Kofi Annan did his best. You can’t fault the man for trying to make a breakthrough in one of the world’s most dangerous foreign policy stalemates. But the ceasefire he brokered in Syria only brought about a short dip in violence. And his UN monitors have been holed up in their hotel for weeks, unable to do their jobs.
Annan’s decision to resign today as special envoy on the Syria crisis is perhaps his most courageous act.
Observers of Syria have known for weeks, if not months, that Annan’s plan was not working, but no one wanted to announce it dead because they didn’t have a Plan B.
“Now you have to find a new Plan A,” Nadim Houry, of Human Rights Watch, told me in a phone call from Beruit. “You can’t just keep procrastinating.”
Was the plan doomed from the start?
“Since both sides are determined to win the battle by resorting to the military option, and since none of them seems to care about what people really want, I think it is important for the world to know that most of us want peace.”Damascus resident, on violence in Syria
Houry, Human Rights Watch’s Deputy Director for the Middle East, told me that the plan had some initial success. Violence declined and some political prisoners were released.
But there were big problems from the very beginning.
“The whole plan was premised on the Syrian government giving up on the military solution, but they never did,” Houry said. “For the Annan Plan to have succeeded, you would have had to have real international support from all sides. While Russia and China said ‘we support [Annan],’ they never really exerted real pressure on the Syrian government. As momentum was lost, the opposition gave up on the plan.”
Even though Annan has bowed out, the world cannot just sit and wait for Syria to get dragged down into the abyss of a brutal sectarian war.
For some of Syria’s neighbors, the new Plan A rests on Manaf Tlass, a recently-defected general who is seen as one person who might be acceptable as a transitional leader to both the Assad regime and the rebels.
Tlass is a cigar-smoking, party-loving golden boy deeply connected to the Assad regime. His father once served as Syria’s Minister of Defense. But he is also from the Sunni majority, and has reportedly advocated reform – or at least modernization – in Syria. In recent days, Tlass has been making the rounds in Turkey and has issued a flurry of statements about the need to unite the opposition to Assad. His decision to flee, he claims, came after his own failure to convince Assad to stop the bloody crackdown.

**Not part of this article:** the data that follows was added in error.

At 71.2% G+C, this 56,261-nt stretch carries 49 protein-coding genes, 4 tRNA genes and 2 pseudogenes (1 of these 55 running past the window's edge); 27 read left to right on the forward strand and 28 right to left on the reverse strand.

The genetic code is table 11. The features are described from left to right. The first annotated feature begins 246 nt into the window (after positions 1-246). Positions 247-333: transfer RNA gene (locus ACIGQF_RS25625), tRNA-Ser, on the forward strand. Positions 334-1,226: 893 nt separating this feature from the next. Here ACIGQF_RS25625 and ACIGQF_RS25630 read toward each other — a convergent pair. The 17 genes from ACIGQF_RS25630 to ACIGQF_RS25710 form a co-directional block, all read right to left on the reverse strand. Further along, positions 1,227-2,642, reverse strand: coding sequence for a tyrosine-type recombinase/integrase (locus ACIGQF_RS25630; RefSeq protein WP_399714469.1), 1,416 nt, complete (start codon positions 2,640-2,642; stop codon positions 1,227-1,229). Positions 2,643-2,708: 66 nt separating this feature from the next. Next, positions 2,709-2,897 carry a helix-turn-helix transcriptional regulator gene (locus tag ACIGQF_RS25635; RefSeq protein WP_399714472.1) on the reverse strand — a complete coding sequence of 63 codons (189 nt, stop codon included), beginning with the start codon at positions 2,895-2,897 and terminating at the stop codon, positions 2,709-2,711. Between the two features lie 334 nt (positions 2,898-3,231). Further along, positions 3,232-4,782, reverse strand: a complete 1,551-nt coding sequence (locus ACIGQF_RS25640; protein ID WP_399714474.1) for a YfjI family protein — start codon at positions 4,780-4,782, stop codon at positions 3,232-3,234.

It is still unclear whether rebels who have been fighting for months would accept Tlass, or whether the core of Assad’s regime will ever give up power. Some in the international community are still skeptical of Tlass who is, Houry told me, “no Nelson Mandela.”
But he does represent what desperate people desire most: a glimmer of hope that Syria can still avoid descending into long-term sectarian war.
This morning, I received an e-mail from a friend in Damascus who had been displaced from her home from violence, but was recently able to return. I had asked her what she wanted the international community to do to help her people.
She wrote: “Since both sides are determined to win the battle by resorting to the military option, and since none of them seems to care about what people really want, I think it is important for the world to know that most of us want peace. The militarization of the revolution has only made the regime more violent ... This makes ordinary people who are only paying the price for something which they did not seek desperate for a political solution that can save the country a bloody sectarian war-- which has already started to shape up in most areas across the country.”
“Manaf Tlass may not be the ideal person to lead the transitional period, given his history and affiliation with the regime, but I think he is one of the few names that can please people from the two poles. On one hand, he is not the Islamist boogeyman that will scare off the regime supporters, and on the other, he is Sunni and has already defected from the current regime. I personally believe that his defection is a game that was orchestrated by the regime itself, but even if the case is so, I would be more than happy to see an end to this stalemate. We’re about to witness a long-term street/sectarian war where self-administered justice is commonplace and where everyone is a target should not be promoted by any means.”